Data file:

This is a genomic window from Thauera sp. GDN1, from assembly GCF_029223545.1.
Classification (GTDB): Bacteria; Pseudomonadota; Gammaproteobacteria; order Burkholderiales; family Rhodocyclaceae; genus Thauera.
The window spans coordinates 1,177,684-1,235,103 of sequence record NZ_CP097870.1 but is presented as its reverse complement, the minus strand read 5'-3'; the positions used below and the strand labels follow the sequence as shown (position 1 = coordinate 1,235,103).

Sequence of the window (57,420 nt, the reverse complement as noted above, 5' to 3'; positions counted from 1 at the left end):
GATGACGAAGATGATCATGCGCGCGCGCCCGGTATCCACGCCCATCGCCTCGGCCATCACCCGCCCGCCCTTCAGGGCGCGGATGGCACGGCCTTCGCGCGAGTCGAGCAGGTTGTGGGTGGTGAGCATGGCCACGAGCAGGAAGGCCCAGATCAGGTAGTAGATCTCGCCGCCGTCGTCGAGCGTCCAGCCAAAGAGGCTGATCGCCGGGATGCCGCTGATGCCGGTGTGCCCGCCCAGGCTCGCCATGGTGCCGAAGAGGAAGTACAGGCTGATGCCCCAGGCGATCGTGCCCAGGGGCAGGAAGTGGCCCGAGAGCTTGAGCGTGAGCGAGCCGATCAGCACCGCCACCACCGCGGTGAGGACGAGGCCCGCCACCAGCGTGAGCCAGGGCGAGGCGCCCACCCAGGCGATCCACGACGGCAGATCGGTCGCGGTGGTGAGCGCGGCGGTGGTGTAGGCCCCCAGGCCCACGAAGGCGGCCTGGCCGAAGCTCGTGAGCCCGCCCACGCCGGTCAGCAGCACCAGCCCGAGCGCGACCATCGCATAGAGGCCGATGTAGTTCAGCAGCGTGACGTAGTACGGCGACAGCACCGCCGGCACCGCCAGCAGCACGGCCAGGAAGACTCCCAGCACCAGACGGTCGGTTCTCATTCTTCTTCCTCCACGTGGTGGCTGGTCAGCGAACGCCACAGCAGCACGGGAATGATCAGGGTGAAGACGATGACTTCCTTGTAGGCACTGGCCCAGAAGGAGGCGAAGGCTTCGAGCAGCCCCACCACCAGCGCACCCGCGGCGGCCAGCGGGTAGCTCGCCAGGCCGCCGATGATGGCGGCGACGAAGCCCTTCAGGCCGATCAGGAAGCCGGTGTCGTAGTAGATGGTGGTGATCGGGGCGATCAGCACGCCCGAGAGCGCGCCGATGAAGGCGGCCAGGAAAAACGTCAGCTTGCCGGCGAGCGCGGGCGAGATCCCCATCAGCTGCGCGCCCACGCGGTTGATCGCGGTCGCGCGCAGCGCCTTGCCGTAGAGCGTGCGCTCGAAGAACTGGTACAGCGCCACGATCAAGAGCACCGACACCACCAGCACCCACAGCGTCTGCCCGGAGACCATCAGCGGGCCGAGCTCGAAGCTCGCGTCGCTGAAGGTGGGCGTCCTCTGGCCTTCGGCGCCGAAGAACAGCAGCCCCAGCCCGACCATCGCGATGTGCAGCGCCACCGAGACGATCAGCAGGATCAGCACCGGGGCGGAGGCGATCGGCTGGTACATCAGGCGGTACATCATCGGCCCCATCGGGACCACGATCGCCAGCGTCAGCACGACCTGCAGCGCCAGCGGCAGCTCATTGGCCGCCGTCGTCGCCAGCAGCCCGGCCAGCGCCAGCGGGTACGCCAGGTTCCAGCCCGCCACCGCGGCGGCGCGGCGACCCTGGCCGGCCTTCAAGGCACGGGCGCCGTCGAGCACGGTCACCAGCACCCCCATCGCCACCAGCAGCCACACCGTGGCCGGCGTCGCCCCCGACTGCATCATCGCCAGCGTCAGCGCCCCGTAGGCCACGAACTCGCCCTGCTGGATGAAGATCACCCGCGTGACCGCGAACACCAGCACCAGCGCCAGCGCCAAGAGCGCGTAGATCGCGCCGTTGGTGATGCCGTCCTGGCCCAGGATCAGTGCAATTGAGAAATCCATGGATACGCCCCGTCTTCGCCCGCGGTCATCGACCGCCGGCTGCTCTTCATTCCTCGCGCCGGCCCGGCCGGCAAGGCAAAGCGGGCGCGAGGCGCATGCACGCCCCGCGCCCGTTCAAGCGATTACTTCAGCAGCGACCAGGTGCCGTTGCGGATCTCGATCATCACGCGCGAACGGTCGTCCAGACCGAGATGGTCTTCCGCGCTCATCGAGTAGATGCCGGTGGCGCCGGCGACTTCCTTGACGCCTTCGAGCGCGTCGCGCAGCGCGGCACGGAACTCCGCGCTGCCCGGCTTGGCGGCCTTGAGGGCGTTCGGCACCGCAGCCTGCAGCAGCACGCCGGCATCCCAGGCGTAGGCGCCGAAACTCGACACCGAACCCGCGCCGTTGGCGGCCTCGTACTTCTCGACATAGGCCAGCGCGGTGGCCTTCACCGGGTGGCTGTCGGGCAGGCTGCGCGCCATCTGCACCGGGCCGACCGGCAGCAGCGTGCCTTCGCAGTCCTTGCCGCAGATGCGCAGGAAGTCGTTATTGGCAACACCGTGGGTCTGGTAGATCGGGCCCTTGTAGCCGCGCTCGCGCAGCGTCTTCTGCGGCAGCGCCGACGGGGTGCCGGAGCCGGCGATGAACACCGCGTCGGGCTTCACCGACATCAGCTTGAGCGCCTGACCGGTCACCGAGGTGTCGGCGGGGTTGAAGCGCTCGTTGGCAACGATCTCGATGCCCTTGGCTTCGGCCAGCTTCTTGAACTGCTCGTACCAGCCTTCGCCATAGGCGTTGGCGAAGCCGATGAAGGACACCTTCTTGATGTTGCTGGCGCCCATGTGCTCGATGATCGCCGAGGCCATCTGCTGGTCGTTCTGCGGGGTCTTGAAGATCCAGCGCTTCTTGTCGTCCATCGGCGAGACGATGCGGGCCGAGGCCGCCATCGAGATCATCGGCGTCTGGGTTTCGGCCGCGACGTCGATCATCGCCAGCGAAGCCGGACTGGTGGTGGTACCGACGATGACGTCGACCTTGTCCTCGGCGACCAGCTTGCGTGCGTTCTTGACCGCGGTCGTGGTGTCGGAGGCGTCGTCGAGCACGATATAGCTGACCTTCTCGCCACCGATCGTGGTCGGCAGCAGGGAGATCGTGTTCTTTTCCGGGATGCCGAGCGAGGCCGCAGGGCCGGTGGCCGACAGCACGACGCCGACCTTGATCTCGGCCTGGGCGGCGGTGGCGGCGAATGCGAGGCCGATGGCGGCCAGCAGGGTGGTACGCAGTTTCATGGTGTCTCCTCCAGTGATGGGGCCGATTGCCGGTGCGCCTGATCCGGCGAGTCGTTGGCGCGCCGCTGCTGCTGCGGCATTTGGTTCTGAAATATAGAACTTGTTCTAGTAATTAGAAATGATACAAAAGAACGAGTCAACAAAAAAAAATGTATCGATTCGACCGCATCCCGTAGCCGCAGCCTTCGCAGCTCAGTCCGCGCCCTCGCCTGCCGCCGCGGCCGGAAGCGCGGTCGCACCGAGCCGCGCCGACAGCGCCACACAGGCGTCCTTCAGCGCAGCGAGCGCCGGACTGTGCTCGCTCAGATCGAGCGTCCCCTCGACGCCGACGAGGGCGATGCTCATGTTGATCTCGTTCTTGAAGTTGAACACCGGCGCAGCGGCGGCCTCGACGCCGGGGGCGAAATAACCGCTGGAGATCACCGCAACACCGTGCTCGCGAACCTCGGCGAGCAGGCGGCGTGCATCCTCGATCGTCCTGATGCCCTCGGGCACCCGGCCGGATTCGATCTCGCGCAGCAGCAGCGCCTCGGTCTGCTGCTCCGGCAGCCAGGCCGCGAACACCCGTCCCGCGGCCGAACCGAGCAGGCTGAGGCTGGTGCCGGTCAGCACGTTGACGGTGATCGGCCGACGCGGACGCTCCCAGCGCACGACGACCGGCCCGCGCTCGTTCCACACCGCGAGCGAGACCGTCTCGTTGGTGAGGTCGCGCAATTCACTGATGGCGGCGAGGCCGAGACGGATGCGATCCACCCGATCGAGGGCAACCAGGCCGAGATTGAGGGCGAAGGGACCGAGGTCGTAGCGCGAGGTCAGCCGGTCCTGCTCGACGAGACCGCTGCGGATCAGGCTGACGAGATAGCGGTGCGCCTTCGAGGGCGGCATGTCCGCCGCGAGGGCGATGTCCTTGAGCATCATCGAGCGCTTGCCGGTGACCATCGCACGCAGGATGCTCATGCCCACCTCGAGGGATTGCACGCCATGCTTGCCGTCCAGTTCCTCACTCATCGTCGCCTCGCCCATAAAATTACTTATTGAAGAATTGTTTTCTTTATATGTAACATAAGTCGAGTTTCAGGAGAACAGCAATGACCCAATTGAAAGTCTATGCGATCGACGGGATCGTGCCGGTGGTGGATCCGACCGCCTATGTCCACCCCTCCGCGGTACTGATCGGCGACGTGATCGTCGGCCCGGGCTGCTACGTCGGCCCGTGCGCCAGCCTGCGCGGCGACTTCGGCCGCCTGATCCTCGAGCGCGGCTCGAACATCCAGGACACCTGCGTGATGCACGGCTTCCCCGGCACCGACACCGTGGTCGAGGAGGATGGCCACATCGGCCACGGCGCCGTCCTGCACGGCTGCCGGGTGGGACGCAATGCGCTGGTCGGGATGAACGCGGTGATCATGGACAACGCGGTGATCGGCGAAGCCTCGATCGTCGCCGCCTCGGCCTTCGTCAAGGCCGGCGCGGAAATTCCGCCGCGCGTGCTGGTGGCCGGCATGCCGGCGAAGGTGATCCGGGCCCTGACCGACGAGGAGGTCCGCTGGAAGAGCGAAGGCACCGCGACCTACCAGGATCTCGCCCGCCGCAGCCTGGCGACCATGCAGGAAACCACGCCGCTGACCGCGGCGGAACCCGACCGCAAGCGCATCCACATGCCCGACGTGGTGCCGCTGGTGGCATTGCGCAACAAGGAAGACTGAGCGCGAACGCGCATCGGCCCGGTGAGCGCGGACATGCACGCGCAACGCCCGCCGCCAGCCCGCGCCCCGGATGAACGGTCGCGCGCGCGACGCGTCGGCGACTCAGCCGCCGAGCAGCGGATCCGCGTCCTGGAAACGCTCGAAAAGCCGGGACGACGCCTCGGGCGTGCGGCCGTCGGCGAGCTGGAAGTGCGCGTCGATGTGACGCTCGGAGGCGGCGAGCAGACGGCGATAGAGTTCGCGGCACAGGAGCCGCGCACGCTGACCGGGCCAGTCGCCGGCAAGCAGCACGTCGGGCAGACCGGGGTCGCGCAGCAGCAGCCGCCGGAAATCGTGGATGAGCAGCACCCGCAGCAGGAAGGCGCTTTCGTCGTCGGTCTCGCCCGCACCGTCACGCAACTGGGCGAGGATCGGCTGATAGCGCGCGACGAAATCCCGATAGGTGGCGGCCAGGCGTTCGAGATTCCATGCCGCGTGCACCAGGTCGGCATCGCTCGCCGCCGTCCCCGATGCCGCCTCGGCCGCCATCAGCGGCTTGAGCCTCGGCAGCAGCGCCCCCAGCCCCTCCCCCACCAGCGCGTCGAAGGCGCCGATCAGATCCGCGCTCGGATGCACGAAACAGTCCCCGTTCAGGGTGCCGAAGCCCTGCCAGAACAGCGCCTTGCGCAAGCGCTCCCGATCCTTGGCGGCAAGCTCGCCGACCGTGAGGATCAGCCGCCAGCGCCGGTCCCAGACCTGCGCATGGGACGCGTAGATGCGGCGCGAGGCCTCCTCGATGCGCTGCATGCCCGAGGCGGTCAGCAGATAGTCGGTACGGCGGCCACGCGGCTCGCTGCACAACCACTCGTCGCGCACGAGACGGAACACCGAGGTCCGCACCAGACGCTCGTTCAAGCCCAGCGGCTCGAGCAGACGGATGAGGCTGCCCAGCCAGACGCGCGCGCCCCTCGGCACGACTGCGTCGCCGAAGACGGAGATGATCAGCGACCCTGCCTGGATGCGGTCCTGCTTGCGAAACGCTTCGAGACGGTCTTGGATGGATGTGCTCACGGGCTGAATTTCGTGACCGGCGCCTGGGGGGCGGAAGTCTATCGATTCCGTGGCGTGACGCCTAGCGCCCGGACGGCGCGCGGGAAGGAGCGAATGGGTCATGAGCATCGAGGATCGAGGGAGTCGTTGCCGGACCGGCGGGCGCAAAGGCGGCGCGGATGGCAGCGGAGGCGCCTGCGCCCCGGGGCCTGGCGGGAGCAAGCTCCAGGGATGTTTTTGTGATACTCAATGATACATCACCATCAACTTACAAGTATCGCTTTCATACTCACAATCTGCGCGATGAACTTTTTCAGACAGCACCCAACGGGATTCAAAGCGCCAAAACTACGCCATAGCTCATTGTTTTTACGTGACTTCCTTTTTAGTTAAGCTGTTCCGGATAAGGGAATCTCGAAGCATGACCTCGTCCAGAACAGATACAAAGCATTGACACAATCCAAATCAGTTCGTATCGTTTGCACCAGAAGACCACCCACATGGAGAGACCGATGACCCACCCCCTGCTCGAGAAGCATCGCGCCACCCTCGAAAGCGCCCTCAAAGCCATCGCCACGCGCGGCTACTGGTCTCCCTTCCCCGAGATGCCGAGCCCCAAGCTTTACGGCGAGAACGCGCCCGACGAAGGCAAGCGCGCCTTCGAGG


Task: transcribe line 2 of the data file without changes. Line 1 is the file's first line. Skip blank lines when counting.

Classification (GTDB): Bacteria; Pseudomonadota; Gammaproteobacteria; order Burkholderiales; family Rhodocyclaceae; genus Thauera.